Campaign supporting circumcision ban should be snipped 

It seems fitting that backers of a circumcision ban coming to San Francisco voters this year would resort to using cartoon images since it’s a campaign bordering on comical.

I try to avoid giving voice to the more outlandish eruptions in local politics, which is why I took a pass on the silly venture to name a sewage plant after President George W. Bush some years back. But supporters of the measure to ban a practice dating back thousands of years have unveiled some images that could easily be taken as anti-Semitic, which is why the joke stops here.

Proponents of the anti-circumcision measure recently unveiled a comic strip on their website featuring a character known as “Foreskin Man” who does battle with some dark, evil-looking rabbis, including a very sinister “Monster Mohel” who comes with this unsettling description.

“Nothing excites Monster Mohel more than cutting into the infantile penis flesh of an eight day old boy.”

This is not Archie and Veronica, or even Thor and his mighty hammer. The fact that the superhero is blonde and Aryan-looking does not help the message much, not that any campaign instrument could be more blunt than the whole idea contained in the so-called “male genital mutilation” movement.

The leader of the group, Matthew Hess, has defended his organization’s attempt at comic satire, telling reporters that it’s not ant-Semitic, but rather pro-human rights.

The problem is that the backers of the ban want to be taken seriously, and the off-putting cartoon series seem to undercut their intentions. The fact that they’ve seemed to get a stronghold in San Francisco doesn’t help much either since our fair city has long been known as a repository for the ridiculous.

Of course, Jewish organizations around the country are not laughing off the measure which would make circumcising any male under the age of 18 illegal, even for religious purposes. In the unlikely event the proposal was to pass, practitioners could face a misdemeanor charge punishable by a $1,000 fine and up to a year in jail.

“We believe the proposed local referendum on circumcision is likely illegal and surely an affront to all people of good will,” was one response from the Union of Orthodox Jewish Congregations of America, noting that it shows little of the “progressive tolerance” for which San Francisco is known.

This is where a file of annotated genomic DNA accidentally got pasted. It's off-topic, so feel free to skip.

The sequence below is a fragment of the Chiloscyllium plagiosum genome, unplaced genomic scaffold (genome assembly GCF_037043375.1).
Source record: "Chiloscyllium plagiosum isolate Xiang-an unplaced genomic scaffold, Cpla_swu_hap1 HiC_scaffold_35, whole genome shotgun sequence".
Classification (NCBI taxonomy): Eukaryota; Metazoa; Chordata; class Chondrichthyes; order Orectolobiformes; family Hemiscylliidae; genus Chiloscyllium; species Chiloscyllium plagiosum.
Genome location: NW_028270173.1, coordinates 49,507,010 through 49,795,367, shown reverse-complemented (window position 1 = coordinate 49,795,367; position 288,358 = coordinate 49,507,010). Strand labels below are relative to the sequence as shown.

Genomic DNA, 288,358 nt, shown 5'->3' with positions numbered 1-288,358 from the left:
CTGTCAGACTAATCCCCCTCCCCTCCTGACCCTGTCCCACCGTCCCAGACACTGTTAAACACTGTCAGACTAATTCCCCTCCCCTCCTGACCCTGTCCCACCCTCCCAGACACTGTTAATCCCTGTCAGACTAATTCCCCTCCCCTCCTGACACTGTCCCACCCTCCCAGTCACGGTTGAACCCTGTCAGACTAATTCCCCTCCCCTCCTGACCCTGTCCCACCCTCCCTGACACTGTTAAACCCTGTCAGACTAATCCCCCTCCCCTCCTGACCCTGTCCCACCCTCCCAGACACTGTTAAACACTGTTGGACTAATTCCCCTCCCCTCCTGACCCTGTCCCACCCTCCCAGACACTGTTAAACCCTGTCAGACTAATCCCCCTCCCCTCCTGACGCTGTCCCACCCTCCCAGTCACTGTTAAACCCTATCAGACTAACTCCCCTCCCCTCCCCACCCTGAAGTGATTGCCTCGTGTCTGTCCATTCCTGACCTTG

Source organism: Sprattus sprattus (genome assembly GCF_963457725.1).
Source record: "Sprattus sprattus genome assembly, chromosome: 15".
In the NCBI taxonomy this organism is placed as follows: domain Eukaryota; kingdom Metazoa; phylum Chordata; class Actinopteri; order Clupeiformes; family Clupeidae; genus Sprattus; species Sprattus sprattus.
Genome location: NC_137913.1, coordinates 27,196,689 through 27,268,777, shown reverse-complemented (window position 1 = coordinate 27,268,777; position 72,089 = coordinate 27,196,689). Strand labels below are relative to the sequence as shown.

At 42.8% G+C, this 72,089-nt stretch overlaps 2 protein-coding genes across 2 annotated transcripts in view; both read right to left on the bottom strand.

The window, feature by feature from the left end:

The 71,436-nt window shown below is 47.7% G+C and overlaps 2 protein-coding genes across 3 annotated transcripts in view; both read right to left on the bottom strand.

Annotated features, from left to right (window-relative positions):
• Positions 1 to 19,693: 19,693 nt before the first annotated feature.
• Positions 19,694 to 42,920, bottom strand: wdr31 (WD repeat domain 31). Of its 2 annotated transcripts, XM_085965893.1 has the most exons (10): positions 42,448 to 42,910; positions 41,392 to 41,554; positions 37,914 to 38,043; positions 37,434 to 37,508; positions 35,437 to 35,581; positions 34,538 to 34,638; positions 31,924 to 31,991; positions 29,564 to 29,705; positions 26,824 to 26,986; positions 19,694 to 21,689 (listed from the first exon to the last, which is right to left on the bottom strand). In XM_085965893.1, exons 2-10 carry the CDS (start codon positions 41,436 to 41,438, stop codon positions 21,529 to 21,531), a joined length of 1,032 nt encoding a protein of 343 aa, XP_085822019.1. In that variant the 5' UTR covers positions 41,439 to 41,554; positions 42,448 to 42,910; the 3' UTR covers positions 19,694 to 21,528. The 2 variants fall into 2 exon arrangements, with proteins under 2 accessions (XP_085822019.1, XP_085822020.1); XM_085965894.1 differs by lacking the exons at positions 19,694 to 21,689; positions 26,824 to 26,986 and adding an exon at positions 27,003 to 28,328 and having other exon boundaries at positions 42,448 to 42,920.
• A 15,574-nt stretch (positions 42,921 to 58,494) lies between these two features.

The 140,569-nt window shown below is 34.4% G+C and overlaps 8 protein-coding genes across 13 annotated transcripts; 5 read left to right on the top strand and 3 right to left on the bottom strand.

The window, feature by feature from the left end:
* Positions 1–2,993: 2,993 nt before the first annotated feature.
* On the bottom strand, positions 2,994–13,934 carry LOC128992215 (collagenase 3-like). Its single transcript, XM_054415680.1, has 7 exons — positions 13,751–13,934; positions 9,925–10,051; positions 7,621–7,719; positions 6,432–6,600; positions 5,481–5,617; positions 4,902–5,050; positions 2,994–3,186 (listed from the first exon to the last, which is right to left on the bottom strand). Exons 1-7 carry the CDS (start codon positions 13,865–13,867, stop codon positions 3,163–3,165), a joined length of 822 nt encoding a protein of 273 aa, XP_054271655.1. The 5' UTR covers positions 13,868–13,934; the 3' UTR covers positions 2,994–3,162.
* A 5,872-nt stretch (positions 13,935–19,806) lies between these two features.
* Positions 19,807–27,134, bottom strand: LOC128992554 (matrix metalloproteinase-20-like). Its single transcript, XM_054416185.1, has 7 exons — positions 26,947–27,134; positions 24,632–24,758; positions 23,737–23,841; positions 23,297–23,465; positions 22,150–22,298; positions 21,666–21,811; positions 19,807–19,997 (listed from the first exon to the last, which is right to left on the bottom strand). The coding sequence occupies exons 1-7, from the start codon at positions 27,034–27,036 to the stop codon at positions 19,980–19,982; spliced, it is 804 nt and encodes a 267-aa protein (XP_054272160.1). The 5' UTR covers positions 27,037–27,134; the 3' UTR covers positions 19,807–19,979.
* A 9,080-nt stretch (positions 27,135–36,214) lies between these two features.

Let’s face it, a circumcision ban measure doesn’t belong on an election ballot, it belongs in a circular bin. Why not rouse support against breast enhancement or unnatural hair plugs? A call to end liposuction would be far more sensible.

The truth is — no matter how one feels about circumcision — medical data shows that boys that have undergone the procedure have fewer infections and could provide some protection against sexually transmitted diseases.

But the biggest reason that this push against a commonly accepted practice should be rejected is that it’s a personal decision not a political one. Parents can choose to have the procedure done or not, it’s that simple.

And that’s why backers of the ban, who call themselves “intactivists,” have not gained any traction despite sending the idea to 2,800 legislators around the country. The state of Massachusetts debated it briefly before the proposal was tossed. The only other place that apparently is taking it seriously is our southern coastal sister in Santa Monica, which has worked hard over the years to earn the title, “People’s Republic.”

So it’s entirely predictable that San Francisco would be ground zero for the first test of a plan that will fade like the summer sun. Just about every wacky idea conceived in the political arena has found a temporary home here, from naming dog owners pet guardians to trying to snatch happy meal toys away from kids as a nutritional lesson.

San Francisco loves distractions — our ballots are filled with them every year and proponents of wild schemes sit on our boards and commissions. We get nudist activists and cab drivers who can’t stay out of jail running for mayor.

Yet this latest snippet, which paints Jewish religious figures as malevolent sadists, is distasteful even by our limbo-low standards. It would be nice to send the intactivists a very active message, and let them stick to comic book figures.

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Ken Garcia

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